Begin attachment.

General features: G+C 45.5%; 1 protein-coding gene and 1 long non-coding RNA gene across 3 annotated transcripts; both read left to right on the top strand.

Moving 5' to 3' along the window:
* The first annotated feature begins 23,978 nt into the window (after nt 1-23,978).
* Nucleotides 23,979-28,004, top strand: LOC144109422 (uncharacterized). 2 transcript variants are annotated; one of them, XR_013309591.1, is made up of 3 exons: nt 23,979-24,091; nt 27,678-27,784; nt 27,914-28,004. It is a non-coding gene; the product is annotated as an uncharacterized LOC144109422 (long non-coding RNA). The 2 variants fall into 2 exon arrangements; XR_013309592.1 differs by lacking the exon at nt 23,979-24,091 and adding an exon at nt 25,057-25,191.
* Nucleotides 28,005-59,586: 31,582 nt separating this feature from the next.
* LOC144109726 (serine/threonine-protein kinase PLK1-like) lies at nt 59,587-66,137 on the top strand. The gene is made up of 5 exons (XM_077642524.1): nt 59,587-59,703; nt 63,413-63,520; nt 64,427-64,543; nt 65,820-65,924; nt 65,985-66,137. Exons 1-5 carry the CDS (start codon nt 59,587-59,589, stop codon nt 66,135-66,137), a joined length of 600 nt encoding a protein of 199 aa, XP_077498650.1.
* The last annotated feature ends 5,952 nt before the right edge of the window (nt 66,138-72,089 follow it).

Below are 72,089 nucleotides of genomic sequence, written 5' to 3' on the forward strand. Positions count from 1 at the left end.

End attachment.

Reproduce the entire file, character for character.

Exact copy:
General features: G+C 45.5%; 1 protein-coding gene and 1 long non-coding RNA gene across 3 annotated transcripts; both read left to right on the top strand.

Moving 5' to 3' along the window:
* The first annotated feature begins 23,978 nt into the window (after nt 1-23,978).
* Nucleotides 23,979-28,004, top strand: LOC144109422 (uncharacterized). 2 transcript variants are annotated; one of them, XR_013309591.1, is made up of 3 exons: nt 23,979-24,091; nt 27,678-27,784; nt 27,914-28,004. It is a non-coding gene; the product is annotated as an uncharacterized LOC144109422 (long non-coding RNA). The 2 variants fall into 2 exon arrangements; XR_013309592.1 differs by lacking the exon at nt 23,979-24,091 and adding an exon at nt 25,057-25,191.
* Nucleotides 28,005-59,586: 31,582 nt separating this feature from the next.
* LOC144109726 (serine/threonine-protein kinase PLK1-like) lies at nt 59,587-66,137 on the top strand. The gene is made up of 5 exons (XM_077642524.1): nt 59,587-59,703; nt 63,413-63,520; nt 64,427-64,543; nt 65,820-65,924; nt 65,985-66,137. Exons 1-5 carry the CDS (start codon nt 59,587-59,589, stop codon nt 66,135-66,137), a joined length of 600 nt encoding a protein of 199 aa, XP_077498650.1.
* The last annotated feature ends 5,952 nt before the right edge of the window (nt 66,138-72,089 follow it).

Below are 72,089 nucleotides of genomic sequence, written 5' to 3' on the forward strand. Positions count from 1 at the left end.